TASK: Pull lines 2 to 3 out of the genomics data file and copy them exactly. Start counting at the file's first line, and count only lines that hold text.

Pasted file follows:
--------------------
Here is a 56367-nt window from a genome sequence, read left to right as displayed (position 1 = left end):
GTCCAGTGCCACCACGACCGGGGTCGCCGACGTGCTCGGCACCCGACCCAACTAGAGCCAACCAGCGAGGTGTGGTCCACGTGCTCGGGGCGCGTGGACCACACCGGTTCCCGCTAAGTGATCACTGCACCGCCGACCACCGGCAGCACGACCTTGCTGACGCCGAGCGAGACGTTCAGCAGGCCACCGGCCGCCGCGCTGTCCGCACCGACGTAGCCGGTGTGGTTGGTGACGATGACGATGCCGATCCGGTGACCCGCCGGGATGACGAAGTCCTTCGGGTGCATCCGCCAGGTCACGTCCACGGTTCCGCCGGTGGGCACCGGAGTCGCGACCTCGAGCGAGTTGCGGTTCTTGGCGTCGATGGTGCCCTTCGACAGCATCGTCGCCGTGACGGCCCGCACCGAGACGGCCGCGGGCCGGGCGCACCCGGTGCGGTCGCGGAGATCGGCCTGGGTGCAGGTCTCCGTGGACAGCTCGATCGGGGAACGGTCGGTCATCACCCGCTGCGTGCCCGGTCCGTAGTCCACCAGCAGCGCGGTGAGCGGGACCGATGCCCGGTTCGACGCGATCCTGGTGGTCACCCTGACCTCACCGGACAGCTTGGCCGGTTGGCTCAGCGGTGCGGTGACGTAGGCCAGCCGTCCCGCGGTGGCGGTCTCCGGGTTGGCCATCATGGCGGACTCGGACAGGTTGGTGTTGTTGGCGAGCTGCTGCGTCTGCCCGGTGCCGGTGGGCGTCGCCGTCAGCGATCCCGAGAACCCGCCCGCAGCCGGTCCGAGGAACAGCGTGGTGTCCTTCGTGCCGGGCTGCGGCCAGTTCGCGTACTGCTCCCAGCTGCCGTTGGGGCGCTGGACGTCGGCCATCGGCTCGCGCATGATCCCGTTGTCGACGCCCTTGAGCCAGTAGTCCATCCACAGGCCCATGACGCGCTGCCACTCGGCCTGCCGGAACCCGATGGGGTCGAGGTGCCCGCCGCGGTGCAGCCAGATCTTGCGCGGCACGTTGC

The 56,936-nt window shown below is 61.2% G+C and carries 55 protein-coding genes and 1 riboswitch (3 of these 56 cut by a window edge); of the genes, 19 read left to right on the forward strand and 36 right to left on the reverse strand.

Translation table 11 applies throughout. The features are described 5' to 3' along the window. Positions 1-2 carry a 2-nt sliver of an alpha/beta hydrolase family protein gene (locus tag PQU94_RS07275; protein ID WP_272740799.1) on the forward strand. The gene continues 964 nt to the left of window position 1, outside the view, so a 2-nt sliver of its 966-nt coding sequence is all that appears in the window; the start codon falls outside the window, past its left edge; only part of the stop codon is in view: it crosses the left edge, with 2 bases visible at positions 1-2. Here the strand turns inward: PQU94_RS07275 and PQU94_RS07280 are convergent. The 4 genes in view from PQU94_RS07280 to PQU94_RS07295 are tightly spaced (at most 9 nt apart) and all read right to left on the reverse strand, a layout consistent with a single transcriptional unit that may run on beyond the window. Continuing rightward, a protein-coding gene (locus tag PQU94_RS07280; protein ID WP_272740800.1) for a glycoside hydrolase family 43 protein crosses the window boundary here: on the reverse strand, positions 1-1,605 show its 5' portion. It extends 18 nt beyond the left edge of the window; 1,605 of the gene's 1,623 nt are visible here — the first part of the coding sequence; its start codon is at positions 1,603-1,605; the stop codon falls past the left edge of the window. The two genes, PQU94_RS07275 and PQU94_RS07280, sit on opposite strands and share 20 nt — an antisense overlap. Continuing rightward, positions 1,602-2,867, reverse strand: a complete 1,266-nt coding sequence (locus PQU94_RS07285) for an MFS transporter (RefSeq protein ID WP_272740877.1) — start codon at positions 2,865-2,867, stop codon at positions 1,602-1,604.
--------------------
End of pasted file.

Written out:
GTCCAGTGCCACCACGACCGGGGTCGCCGACGTGCTCGGCACCCGACCCAACTAGAGCCAACCAGCGAGGTGTGGTCCACGTGCTCGGGGCGCGTGGACCACACCGGTTCCCGCTAAGTGATCACTGCACCGCCGACCACCGGCAGCACGACCTTGCTGACGCCGAGCGAGACGTTCAGCAGGCCACCGGCCGCCGCGCTGTCCGCACCGACGTAGCCGGTGTGGTTGGTGACGATGACGATGCCGATCCGGTGACCCGCCGGGATGACGAAGTCCTTCGGGTGCATCCGCCAGGTCACGTCCACGGTTCCGCCGGTGGGCACCGGAGTCGCGACCTCGAGCGAGTTGCGGTTCTTGGCGTCGATGGTGCCCTTCGACAGCATCGTCGCCGTGACGGCCCGCACCGAGACGGCCGCGGGCCGGGCGCACCCGGTGCGGTCGCGGAGATCGGCCTGGGTGCAGGTCTCCGTGGACAGCTCGATCGGGGAACGGTCGGTCATCACCCGCTGCGTGCCCGGTCCGTAGTCCACCAGCAGCGCGGTGAGCGGGACCGATGCCCGGTTCGACGCGATCCTGGTGGTCACCCTGACCTCACCGGACAGCTTGGCCGGTTGGCTCAGCGGTGCGGTGACGTAGGCCAGCCGTCCCGCGGTGGCGGTCTCCGGGTTGGCCATCATGGCGGACTCGGACAGGTTGGTGTTGTTGGCGAGCTGCTGCGTCTGCCCGGTGCCGGTGGGCGTCGCCGTCAGCGATCCCGAGAACCCGCCCGCAGCCGGTCCGAGGAACAGCGTGGTGTCCTTCGTGCCGGGCTGCGGCCAGTTCGCGTACTGCTCCCAGCTGCCGTTGGGGCGCTGGACGTCGGCCATCGGCTCGCGCATGATCCCGTTGTCGACGCCCTTGAGCCAGTAGTCCATCCACAGGCCCATGACGCGCTGCCACTCGGCCTGCCGGAACCCGATGGGGTCGAGGTGCCCGCCGCGGTGCAGCCAGATCTTGCGCGGCACGTTGC

The 56,936-nt window shown below is 61.2% G+C and carries 55 protein-coding genes and 1 riboswitch (3 of these 56 cut by a window edge); of the genes, 19 read left to right on the forward strand and 36 right to left on the reverse strand.